First of all, Authentication and Relay is not the same thing. We use the Authentication button to specify which authentications methods are allowed for users and other SMTP servers. So enabling Anonymous here is not a security issue, in fact, it's required if we want our server to be able to receive emails from other servers on Internet (I doubt you want to tell all administrators of email servers on Internet how they should logon to yours). We also need Windows Authentication so the email clients can authenticate to the server and be able to relay (send emails).
As Relay Restrictions we selected Only the list below because we do not want to be used by spammers to send emails. But we never specified any computers. That is valid, because we wants our clients to always use the username and password to authenticate, no matter where they are.
If you want users to only be allowed to relay if they are on a private network, then you can uncheck Windows Authentication as allowed authentication method, and specify the IP range for your network in the Relay Restrictions window.
Is that all? Do we have a working email server now? Well, the answer is yes. But we still haven't configured the email clients.
We will use Outlook Express as email client.
- Start Outlook Express (any computer that is connected to the email server)
- Click Tools and then Accounts
- Click the Add button and select Mail
A wizard starts. Use the following table to complete the wizard:
|E-mail address||bob@<your domain> (firstname.lastname@example.org)|
|Incoming mail server is a||POP3|
|Incoming mail server||<your domain> (ilopia.com)|
|Outgoing mail server||<your domain> (ilopia.com)|
|Account name||bob@<your domain> (email@example.com)|
Are we finished now? Well, let us try to send an email. Didn't work, did it? I'm sure you got an error message similar to this one:
The message could not be sent because one of the recipients was rejected by the server. The rejected e-mail address was 'firstname.lastname@example.org'. Subject 'Test', Account: 'ilopia.com', Server: 'ilopia.com', Protocol: SMTP, Server Response: '550 5.7.1 Unable to relay for email@example.com', Port: 25, Secure(SSL): No, Server Error: 550, Error Number: 0x800CCC79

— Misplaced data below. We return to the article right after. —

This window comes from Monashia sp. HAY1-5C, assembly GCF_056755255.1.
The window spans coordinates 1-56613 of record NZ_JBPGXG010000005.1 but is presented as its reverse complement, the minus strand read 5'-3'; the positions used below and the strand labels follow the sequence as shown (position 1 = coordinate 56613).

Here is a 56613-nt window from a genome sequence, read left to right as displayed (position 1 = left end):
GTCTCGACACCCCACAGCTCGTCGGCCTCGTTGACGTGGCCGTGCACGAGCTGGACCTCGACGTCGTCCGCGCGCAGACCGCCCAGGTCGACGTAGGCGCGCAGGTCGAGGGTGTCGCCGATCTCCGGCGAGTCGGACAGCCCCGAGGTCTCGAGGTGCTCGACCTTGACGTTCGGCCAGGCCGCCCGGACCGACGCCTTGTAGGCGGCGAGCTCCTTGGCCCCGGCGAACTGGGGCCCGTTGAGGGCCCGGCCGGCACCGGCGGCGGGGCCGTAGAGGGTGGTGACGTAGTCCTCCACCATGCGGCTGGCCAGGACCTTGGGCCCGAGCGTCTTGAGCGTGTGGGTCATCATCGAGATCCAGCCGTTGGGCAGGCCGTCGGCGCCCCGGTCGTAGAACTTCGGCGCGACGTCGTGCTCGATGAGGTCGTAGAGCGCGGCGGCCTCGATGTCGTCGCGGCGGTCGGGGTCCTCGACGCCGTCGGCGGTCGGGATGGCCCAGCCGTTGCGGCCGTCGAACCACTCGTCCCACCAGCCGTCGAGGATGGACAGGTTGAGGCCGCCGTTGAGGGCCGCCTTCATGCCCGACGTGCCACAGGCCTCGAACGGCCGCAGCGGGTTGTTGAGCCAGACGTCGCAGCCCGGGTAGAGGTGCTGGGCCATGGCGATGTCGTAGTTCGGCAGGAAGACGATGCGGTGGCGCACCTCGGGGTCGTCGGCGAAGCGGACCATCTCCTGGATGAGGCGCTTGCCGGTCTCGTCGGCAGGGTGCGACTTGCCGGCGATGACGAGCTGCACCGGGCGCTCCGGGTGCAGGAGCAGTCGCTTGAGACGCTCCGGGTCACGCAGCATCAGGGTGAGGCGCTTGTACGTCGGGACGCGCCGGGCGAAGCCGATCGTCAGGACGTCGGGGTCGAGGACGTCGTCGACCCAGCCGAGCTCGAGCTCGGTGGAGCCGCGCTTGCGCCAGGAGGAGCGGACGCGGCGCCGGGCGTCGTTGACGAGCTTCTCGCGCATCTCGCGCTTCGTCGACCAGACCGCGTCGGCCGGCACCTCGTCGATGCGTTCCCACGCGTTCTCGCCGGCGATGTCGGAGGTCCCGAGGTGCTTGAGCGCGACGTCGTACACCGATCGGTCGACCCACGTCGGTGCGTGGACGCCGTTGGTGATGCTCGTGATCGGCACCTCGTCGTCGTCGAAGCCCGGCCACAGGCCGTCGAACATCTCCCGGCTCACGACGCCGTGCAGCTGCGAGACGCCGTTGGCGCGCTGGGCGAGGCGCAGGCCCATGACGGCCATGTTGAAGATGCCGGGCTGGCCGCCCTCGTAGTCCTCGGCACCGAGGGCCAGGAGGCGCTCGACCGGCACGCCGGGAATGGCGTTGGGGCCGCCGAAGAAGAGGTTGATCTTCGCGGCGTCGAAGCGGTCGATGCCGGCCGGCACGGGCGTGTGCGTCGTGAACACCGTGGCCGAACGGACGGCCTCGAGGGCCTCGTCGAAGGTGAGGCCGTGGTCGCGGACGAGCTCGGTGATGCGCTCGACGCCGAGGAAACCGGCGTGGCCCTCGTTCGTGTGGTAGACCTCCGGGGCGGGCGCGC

The reason why we got this is written in the error message. 'Unable to relay for <email address>'. This means that we didn't get authenticated to the SMTP server. So, let us take a look at the email client's settings again.
- Click Tools, then Accounts.
This will bring up this window:
- Click the correct account and then the Properties button
- Click the Servers tab
- In the Outgoing Mail Server section enable My server requires authentication.
- Click Apply, click OK, click Close
- Create a new email, and send it
And hopefully you will receive an email within some minutes (if you sent it to your own email account).
Of course we want our network as secure as possible, so we prefer to use SPA (Secure Password Authentication). This will, as stated before, send the user name and password from the client encrypted, instead of clear text.
- Click Start, then Run
- Type p3server.msc
- In the right pane, right click your computer's name and click Properties
- Check the box Require Secure Password Authentication...
- Click OK
- You will be prompted to restart the Microsoft POP3 Service, click Yes
We must also change some settings for the email clients.
- Start Outlook Express
- Click Tools, click Accounts
- Click the Mail tab, click the name of your email account, click Properties
- Click the Servers tab, and click Log on using Secure Password Authentication
- Change the account name from bob@<your domain> to bob
- Click Apply, click OK
If you need more help, or are curious about things, take a look at the help files in Windows Server 2003. They are excellent and you will find out that there are more features that I have not talked about.
Advanced Mail Server Configurations
Comparing the POP3 Service and Configuring Coexistence with Exchange
Setting up 'Catch-all' e-mail account in Windows Server 2003
Additional questions and answers can be found here:
Q. I have configured the email server and I can send emails without problems. But all emails the server receives ends up in the Drop folder and are not moved to the proper mailbox. What is wrong?
This can happen if you have moved the mail root recently and forgot to cycle the server. To cycle it, open the Services snap-in and find Simple Mail Transfer Protocol (SMTP) in the list. This problem can also occur if you created the SMTP account manually through the IIS snap in. What you have to do in this case is to delete the domain from SMTP and then re-add it using the POP3 tools.
Q. Does the built-in email server support Internet Access Message Protocol (IMAP)?
No, the built-in email server does not support IMAP. If you want or need IMAP support you'll have to look at Exchange 2003, Exchange 2000 running on a Windows 2000 Server machine in a Windows Server 2003 domain, or use a third party email server.
Q. I want the users to be able to read and write email from Internet. Does the built-in email server offer a web interface?
No, the built-in email server is very limited and is only a basic email server. So this feature is not included in it.
Q. I cannot find the SMTP Snap-In in IIS Manager. How do I get it back?
This is a known issue, and should be fixed in Service Pack 1 for Windows Server 2003. To fix it, follow these steps:
- Click Start, then Run and type cmd and press ENTER.
- Type regsvr32 %systemroot%\system32\inetsrv\smtpsnap.dll
Uninstall and re-install the SMTP Service will not fix this.
Q. Where are the POP3 logfiles?
The POP3 Service logs to the Event Logs, which can be viewed by using Event Viewer.
Applies to [?]
Windows Server 2003